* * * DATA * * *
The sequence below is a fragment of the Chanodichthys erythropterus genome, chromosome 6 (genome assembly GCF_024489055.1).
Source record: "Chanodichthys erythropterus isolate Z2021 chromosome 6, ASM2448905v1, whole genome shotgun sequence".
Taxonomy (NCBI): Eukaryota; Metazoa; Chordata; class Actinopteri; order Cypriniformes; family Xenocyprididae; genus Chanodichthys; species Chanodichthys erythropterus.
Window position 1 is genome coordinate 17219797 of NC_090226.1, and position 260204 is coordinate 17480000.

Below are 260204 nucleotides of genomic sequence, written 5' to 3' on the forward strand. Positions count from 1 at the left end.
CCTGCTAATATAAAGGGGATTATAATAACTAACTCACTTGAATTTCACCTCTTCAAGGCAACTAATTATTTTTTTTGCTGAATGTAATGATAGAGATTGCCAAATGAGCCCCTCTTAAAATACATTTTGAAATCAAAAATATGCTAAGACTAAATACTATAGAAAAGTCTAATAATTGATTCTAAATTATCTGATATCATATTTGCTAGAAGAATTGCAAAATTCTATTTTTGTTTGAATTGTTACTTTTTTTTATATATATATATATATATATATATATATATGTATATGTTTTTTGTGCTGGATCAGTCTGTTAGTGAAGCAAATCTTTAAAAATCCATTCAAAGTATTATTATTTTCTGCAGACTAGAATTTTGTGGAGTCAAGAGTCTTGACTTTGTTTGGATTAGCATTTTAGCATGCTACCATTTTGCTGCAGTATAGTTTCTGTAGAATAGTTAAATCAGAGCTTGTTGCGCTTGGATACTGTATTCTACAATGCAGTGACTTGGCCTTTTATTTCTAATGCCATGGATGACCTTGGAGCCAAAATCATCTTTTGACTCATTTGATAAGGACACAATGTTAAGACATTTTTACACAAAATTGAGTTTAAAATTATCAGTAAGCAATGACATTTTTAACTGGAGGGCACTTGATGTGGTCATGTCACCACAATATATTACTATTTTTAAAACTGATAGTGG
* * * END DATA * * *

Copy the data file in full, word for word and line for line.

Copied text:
The sequence below is a fragment of the Chanodichthys erythropterus genome, chromosome 6 (genome assembly GCF_024489055.1).
Source record: "Chanodichthys erythropterus isolate Z2021 chromosome 6, ASM2448905v1, whole genome shotgun sequence".
Taxonomy (NCBI): Eukaryota; Metazoa; Chordata; class Actinopteri; order Cypriniformes; family Xenocyprididae; genus Chanodichthys; species Chanodichthys erythropterus.
Window position 1 is genome coordinate 17219797 of NC_090226.1, and position 260204 is coordinate 17480000.

Below are 260204 nucleotides of genomic sequence, written 5' to 3' on the forward strand. Positions count from 1 at the left end.
CCTGCTAATATAAAGGGGATTATAATAACTAACTCACTTGAATTTCACCTCTTCAAGGCAACTAATTATTTTTTTTGCTGAATGTAATGATAGAGATTGCCAAATGAGCCCCTCTTAAAATACATTTTGAAATCAAAAATATGCTAAGACTAAATACTATAGAAAAGTCTAATAATTGATTCTAAATTATCTGATATCATATTTGCTAGAAGAATTGCAAAATTCTATTTTTGTTTGAATTGTTACTTTTTTTTATATATATATATATATATATATATATATATGTATATGTTTTTTGTGCTGGATCAGTCTGTTAGTGAAGCAAATCTTTAAAAATCCATTCAAAGTATTATTATTTTCTGCAGACTAGAATTTTGTGGAGTCAAGAGTCTTGACTTTGTTTGGATTAGCATTTTAGCATGCTACCATTTTGCTGCAGTATAGTTTCTGTAGAATAGTTAAATCAGAGCTTGTTGCGCTTGGATACTGTATTCTACAATGCAGTGACTTGGCCTTTTATTTCTAATGCCATGGATGACCTTGGAGCCAAAATCATCTTTTGACTCATTTGATAAGGACACAATGTTAAGACATTTTTACACAAAATTGAGTTTAAAATTATCAGTAAGCAATGACATTTTTAACTGGAGGGCACTTGATGTGGTCATGTCACCACAATATATTACTATTTTTAAAACTGATAGTGG